Could we discuss a piece of your work that best demonstrates your investment in radical discourses and how it resonates with your viewers?
Ido Radon: I feel unable to make any claim about a viewer’s subjective experience, but I will tell you that over the last few years, something I think a lot about in terms of common ground is how things come apart and how things come together—the world falling apart, the world has been falling apart, the world as it has fallen apart, and how sometimes in some situations some people come together around those fallings apart. And how those people might be imagined to be putting together something new through their spontaneous, self-organizing collective or communal actions. Sail, or specter of a world that would be free (2023), is a sail quilted of deconstructed backpacks and simulated backpack parts. Its title quotes writer Matt Colquhoun quoting Herbert Marcuse in a note on Acid Communism, the book project Mark Fisher was working on when he died (https://archive.krisis.eu/acid-communism/). Every Flag is Black in a Fire (2021), whose title refers to this essay by CrimeThInc. (https://crimethinc.com/2021/06/14/every-flag-is-black-in-a-fire-featuring-louise-michel-andre-breton-and-jean-genet) is a full-hide pigskin quilted to a moving blanket.
In addition to being an artist, you are also a writer; why did you decide to express yourself through art and writing? How do these two mediums complement each other in your creative practice?
Ido Radon: Writing is my way of externalizing thinking. And also, I was a poet before I was an artist. My works provoke writing in response, and writing shapes ideas, suggests form. Writing helps me understand what a work may be doing/may have been doing that I maybe didn’t understand when I was making it. Writing forward-facing paratexts alongside works also frames and fragments the works, like a linguistic kaleidoscope. It can give a sense of what’s below the waterline, i.e. not overt in the work, and/or take its own parallel journey.
What are some of the challenges and successes you have faced in exploring radical discourses through your art and writing?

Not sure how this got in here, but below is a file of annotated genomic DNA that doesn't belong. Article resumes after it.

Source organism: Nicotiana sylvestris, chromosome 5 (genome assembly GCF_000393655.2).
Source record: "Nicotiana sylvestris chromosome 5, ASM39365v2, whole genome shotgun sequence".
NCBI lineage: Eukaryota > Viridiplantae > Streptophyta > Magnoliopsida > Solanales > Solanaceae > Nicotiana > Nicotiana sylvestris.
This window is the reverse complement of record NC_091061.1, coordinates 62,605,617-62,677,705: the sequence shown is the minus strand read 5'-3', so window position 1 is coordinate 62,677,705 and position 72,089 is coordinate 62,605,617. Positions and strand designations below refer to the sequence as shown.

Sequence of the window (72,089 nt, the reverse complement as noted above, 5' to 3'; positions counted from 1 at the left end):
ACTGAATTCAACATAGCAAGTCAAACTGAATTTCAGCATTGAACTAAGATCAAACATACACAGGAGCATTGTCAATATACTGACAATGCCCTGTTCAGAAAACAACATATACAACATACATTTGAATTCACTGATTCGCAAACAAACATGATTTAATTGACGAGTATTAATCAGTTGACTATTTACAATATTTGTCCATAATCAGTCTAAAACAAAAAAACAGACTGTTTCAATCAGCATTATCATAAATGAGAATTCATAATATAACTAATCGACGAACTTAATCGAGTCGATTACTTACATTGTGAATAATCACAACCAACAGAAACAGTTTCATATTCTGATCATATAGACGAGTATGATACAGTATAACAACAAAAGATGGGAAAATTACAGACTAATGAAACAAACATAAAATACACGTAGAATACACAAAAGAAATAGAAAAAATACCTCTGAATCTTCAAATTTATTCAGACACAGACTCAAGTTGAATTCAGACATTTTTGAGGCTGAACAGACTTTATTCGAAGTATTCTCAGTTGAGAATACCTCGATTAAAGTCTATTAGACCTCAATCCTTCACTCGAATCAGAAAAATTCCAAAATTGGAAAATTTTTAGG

Ido Radon: Learning to trust the tether between the stew of ideas and contexts and histories that inform the work and the work itself. Many of my friends who are artists question the legibility of their works, and I do too, but I know there is value in making non-didactic work, in making work that is a whispered invitation. My friend sidony o’neal talked to me about “thickening the tether.” And I still have an image in my head that’s something between an umbilical cord, the tubes connecting the Borg in Star Trek, and a cutaway of the beautiful, complex, braided rope we use for rock climbing.
The studio is a holy place where creativity thrives. Could you share three essential things you need in your studio
Ido Radon: A studio is a luxury. Anyone who takes a studio for granted comes from a privileged place I don’t relate to at all. My studio has been the kitchen table, the bedroom floor, the bus to and from work, the sidewalk, the parking lot by the dumpster. You make work when and how, and wherever you can. That’s why I always hear this line from an 0rphan Drift work in my head about cephalopods as “curious, plastic, opportunistic.” Octopus can squeeze through the smallest holes.
I have had some incredible studios in the last few years with access to amazing production facilities and some generous friends who have given me space to make work. I am lucky as hell to have two studios in two cities at the moment, which seems unreal. But the bottom line is I mostly just need my favorite mechanical pencil and my notebook. That’s where a lot of the work gets done. The third thing would be my laptop.
What’s next for Ido Radon?
Ido Radon: I’m just beginning a series of works based on the frock coat Karl Marx wore. He apparently would pawn it to feed his family, then get it back out of the pawn shop so he could go do research at the British Library looking like a respectable bourgeois gentleman. T’ai Smith writes about this in her forthcoming book, Fashion After Capital. I have a two-person show curated by Diane Wong at Canton Sardine in August and a two-person show with Sol Hashemi in January at ILY2. And my friends and I are working on the next issue of SOCIETY, a zine we just started.
Lastly, what does art mean to you?
Ido Radon: Art in general? It’s hard to talk about meaning without responding to a specific work of art. But from the perspective of a person making art, art seems to be a clawing back of a thin slice of autonomy, of non-waged, non-productive labor from a world structured by capitalism. And importantly, the making of and exhibition of and responding to artworks produces a social laboratory in which we can conspire (breathe together) to imagine things otherwise.